White Noise Review

Noah Baumbach movies tend to be roller coaster rides for our emotions. From Marriage Story to While We Were Young to The Squid and the Whale we follow these characters and either relate to them or are compelled to see how the story ends. While White Noise is a roller coaster ride, it is hard to stay on track at times and you have to double-check sometimes to make sure you are still on the roller coaster.

White Noise feels like it was three movies that have been combined into one movie. This is an adaptation of Don DeLillo’s novel and while I have not read the novel it feels like Baumbach took bits and pieces of the novel to create this movie. The movie starts off feeling like it is a family drama. Jack is a professor at the college that teaches a course on Hitler and his wife Babette keeps him grounded and helps out with a fitness class here and there. They talk to each other in a way that’s scholarly and inquisitive and their children talk in the same manner. The older daughter sees Babette taking some type of drug and starts digging to see what she is taking and where it came from. Family drama!

White Noise. (L to R) Adam Driver as Jack, Greta Gerwig as Babette, and Don Cheadle as Murray in White Noise. Cr. Wilson Webb/Netflix © 2022

When asked to assist his fellow colleague Murray Suskind, played by Don Cheadle, in a lecture Jack shares his knowledge of Hitler while helping to elevate Murray’s classes. The movie cuts between scenes of Jack lecturing and a truck crashing into a freight train. This accident causes an “Airborne Toxic Event”. This is when the movie takes a science fiction turn. The mysterious cloud starts slowly creeping over the town and everyone is told to evacuate. Going back to the dialogue of the movie, when told by their son that the police just announced for them to evacuate Babette asks if the announcement was a suggestion while Jack asks about the intonation of the policeman’s voice to see if the announcement is serious.

Finally, the movie turns into a mystery of finding out about the drug that Babette is taking. It kind of circles back to the beginning storyline. I don’t want to give much away about the third act but it feels like this could have been its own movie. Going back to the roller coaster analogy, the third act should have us feeling like we are returning to the starting point of the movie but we take a hard left and start to wonder where are we going now.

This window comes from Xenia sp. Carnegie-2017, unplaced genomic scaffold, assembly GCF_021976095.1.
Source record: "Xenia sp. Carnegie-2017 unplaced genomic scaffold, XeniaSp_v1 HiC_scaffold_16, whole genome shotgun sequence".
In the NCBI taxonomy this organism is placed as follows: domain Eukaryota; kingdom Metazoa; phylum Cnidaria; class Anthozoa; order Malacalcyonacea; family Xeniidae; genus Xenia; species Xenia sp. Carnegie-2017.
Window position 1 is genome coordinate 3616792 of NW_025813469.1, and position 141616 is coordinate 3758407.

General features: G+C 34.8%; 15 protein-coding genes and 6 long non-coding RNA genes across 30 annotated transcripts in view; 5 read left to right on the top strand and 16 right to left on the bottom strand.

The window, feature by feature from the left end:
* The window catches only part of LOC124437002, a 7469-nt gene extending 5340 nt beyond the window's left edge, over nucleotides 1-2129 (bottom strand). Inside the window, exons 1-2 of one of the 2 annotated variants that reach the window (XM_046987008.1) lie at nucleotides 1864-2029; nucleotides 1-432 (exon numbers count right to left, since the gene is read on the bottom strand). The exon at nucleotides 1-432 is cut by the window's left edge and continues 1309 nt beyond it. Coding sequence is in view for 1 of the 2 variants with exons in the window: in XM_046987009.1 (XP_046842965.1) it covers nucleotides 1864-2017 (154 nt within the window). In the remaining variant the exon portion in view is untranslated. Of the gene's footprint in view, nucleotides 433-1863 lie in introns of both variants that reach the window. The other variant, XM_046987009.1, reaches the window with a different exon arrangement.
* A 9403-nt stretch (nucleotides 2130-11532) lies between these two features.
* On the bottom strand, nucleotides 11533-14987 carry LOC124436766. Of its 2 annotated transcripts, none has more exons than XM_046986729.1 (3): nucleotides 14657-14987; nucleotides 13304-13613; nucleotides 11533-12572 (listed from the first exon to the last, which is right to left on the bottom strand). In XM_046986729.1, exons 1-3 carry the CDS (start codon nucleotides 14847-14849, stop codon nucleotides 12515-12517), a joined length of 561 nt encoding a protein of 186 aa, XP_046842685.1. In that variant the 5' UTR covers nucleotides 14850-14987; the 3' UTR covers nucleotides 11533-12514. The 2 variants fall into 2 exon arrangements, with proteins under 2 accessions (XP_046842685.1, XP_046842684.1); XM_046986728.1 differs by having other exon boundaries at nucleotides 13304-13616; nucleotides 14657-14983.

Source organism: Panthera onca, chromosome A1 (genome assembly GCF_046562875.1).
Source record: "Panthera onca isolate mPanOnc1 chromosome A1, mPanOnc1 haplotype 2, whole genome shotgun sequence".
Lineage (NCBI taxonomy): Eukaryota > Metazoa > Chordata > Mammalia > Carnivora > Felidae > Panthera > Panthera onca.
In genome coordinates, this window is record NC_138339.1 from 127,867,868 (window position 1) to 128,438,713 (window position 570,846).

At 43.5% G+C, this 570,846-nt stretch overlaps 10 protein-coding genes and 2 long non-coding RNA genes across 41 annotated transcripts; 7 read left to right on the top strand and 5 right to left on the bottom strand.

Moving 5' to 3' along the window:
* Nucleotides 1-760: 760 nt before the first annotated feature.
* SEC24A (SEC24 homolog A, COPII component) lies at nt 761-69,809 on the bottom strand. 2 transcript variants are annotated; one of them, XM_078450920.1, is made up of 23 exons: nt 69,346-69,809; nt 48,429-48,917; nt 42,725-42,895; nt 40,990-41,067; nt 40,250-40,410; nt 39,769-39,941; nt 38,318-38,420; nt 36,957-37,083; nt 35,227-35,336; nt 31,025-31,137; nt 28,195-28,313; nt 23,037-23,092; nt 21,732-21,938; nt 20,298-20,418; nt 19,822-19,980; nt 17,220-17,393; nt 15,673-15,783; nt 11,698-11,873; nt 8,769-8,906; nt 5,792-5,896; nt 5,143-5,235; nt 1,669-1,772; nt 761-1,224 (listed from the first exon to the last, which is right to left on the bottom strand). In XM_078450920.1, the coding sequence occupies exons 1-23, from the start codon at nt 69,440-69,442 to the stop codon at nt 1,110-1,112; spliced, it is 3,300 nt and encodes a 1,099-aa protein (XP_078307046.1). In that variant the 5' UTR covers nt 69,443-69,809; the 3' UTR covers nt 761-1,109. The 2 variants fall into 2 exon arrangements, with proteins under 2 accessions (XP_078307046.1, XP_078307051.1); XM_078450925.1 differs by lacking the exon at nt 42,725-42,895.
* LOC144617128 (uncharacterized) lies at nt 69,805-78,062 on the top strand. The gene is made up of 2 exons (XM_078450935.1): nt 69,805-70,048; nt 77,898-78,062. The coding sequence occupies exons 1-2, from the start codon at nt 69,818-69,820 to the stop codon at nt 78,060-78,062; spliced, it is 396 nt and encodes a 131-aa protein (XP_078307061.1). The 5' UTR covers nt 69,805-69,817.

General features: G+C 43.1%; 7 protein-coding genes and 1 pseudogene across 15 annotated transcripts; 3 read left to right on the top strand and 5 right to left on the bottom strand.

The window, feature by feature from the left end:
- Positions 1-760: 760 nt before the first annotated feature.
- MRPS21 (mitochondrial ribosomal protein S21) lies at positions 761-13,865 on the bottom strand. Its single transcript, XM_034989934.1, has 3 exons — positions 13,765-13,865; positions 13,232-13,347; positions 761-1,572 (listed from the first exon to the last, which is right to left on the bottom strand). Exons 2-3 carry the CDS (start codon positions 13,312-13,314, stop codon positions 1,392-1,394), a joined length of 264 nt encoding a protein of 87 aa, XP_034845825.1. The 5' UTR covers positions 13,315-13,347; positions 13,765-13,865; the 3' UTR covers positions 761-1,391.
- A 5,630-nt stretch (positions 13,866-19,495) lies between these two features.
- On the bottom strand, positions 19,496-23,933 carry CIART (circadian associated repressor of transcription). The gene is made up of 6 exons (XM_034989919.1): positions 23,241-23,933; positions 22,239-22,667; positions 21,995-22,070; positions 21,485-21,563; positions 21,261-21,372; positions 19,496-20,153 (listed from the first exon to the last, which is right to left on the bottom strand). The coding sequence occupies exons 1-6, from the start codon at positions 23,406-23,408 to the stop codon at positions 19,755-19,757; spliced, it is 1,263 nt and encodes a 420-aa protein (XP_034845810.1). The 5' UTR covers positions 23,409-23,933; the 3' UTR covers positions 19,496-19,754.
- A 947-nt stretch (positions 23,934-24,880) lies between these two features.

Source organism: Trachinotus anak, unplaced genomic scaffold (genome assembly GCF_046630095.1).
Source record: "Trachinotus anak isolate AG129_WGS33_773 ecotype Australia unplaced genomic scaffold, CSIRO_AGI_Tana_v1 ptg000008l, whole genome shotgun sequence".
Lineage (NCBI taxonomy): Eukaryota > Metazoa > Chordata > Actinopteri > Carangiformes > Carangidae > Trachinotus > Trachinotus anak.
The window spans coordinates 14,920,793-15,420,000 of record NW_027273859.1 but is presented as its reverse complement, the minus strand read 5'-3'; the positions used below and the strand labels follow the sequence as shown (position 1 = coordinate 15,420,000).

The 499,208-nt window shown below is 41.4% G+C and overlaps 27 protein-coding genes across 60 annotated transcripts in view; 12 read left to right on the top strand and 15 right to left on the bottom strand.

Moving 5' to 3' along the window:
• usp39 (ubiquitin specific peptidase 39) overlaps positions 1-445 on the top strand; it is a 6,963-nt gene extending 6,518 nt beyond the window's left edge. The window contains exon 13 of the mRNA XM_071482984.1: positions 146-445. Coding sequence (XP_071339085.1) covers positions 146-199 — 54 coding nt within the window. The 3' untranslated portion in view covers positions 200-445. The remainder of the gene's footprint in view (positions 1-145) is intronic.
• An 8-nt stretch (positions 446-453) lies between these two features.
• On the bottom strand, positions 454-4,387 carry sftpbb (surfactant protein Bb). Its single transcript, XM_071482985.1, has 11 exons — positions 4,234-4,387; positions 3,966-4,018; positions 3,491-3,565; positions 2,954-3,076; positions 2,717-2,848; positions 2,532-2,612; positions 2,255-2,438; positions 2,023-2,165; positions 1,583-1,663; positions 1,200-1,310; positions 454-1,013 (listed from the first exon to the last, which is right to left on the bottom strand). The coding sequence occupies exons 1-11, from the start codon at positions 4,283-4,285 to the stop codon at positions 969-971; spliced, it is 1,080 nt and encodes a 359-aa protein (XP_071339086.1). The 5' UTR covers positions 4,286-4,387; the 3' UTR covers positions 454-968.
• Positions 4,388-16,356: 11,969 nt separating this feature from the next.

The acting by Adam Driver and Greta Gerwig is great to see. They tackle their roles with such ease that the dialogue, as interesting as it is, just rolls off of their tongue. The young children that play their kids: Sam Nivola, May Nivola, Dean Moore/Henry Moore, and Raffey Cassidy, also tackle the dialogue with such panache that you wonder why children do not talk like this nowadays. Although their performances are strong, the mishmash of the story feels to damper the characters and not give them the shine that they need.

White Noise. (L to R) Sam Nivola as Heinrich, Adam Driver as Jack, May Nivola as Steffie, Greta Gerwig as Babette, Dean Moore/Henry Moore as Wilder and Raffey Cassidy as Denise in White Noise. Cr. Wilson Webb/Netflix © 2022

White Noise was part of the Comedy program during the Chicago International Film Festival

Final Thoughts: White Noise by Noah Baumbach is like watching three movies in one. At times it feels like the movie does not know what it wants to be. It is a science fiction thriller one minute, next it’s a family drama, and then it turns into a mystery regarding a drug that is being used by the mother. I’m not sure if Baumbach was overwhelmed with the material given, but this movie feels all over the place at times. The movie is something to be experienced if not for the acting at least for the dance number that closes out the movie.

Kid-Friendly: White Noise does have some great performances by the child actors but this movie is not for kids. The dense dialogue, while impressive, might turn away some kids. The theme of a toxic cloud bringing doom to the world and causing panic might remind kids of the early days of the pandemic. Seeing the actors walk around in masks might hit too close to home. I would recommend this for children 17 and up.

Violence: The violence in the movie takes place in the third act. There is a revenge plot that involves a gun. Early on in the movie, there is a violent car crash that the aftermath is shown as Jack and his family drive by.

At once hilarious and horrifying, lyrical and absurd, ordinary and apocalyptic, White Noise dramatizes a contemporary American family’s attempts to deal with the mundane conflicts of everyday life while grappling with the universal mysteries of love, death, and the possibility of happiness in an uncertain world.

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